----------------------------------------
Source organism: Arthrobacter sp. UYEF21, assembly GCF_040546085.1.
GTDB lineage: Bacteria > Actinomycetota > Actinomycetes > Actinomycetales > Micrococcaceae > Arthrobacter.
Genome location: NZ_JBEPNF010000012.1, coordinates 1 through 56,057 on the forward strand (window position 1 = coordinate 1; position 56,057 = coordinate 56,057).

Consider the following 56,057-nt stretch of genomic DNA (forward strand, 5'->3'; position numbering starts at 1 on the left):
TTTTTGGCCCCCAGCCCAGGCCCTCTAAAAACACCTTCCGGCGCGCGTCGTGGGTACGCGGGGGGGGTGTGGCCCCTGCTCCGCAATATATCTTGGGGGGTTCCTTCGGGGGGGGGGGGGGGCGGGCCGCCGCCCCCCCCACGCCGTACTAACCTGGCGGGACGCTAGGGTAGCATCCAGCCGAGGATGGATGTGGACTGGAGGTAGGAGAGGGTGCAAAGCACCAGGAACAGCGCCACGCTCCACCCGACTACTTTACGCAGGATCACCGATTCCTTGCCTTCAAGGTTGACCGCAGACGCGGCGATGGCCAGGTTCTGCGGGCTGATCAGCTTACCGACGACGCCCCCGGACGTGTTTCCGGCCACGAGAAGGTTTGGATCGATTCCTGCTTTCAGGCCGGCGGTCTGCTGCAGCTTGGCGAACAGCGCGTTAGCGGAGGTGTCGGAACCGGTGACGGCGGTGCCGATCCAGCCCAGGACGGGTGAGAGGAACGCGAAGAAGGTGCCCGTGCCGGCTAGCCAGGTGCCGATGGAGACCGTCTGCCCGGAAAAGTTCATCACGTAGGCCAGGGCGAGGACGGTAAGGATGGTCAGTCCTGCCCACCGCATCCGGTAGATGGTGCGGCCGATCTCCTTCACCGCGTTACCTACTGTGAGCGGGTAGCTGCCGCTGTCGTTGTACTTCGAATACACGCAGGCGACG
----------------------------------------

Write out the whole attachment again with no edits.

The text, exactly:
Source organism: Arthrobacter sp. UYEF21, assembly GCF_040546085.1.
GTDB lineage: Bacteria > Actinomycetota > Actinomycetes > Actinomycetales > Micrococcaceae > Arthrobacter.
Genome location: NZ_JBEPNF010000012.1, coordinates 1 through 56,057 on the forward strand (window position 1 = coordinate 1; position 56,057 = coordinate 56,057).

Consider the following 56,057-nt stretch of genomic DNA (forward strand, 5'->3'; position numbering starts at 1 on the left):
TTTTTGGCCCCCAGCCCAGGCCCTCTAAAAACACCTTCCGGCGCGCGTCGTGGGTACGCGGGGGGGGTGTGGCCCCTGCTCCGCAATATATCTTGGGGGGTTCCTTCGGGGGGGGGGGGGGGCGGGCCGCCGCCCCCCCCACGCCGTACTAACCTGGCGGGACGCTAGGGTAGCATCCAGCCGAGGATGGATGTGGACTGGAGGTAGGAGAGGGTGCAAAGCACCAGGAACAGCGCCACGCTCCACCCGACTACTTTACGCAGGATCACCGATTCCTTGCCTTCAAGGTTGACCGCAGACGCGGCGATGGCCAGGTTCTGCGGGCTGATCAGCTTACCGACGACGCCCCCGGACGTGTTTCCGGCCACGAGAAGGTTTGGATCGATTCCTGCTTTCAGGCCGGCGGTCTGCTGCAGCTTGGCGAACAGCGCGTTAGCGGAGGTGTCGGAACCGGTGACGGCGGTGCCGATCCAGCCCAGGACGGGTGAGAGGAACGCGAAGAAGGTGCCCGTGCCGGCTAGCCAGGTGCCGATGGAGACCGTCTGCCCGGAAAAGTTCATCACGTAGGCCAGGGCGAGGACGGTAAGGATGGTCAGTCCTGCCCACCGCATCCGGTAGATGGTGCGGCCGATCTCCTTCACCGCGTTACCTACTGTGAGCGGGTAGCTGCCGCTGTCGTTGTACTTCGAATACACGCAGGCGACG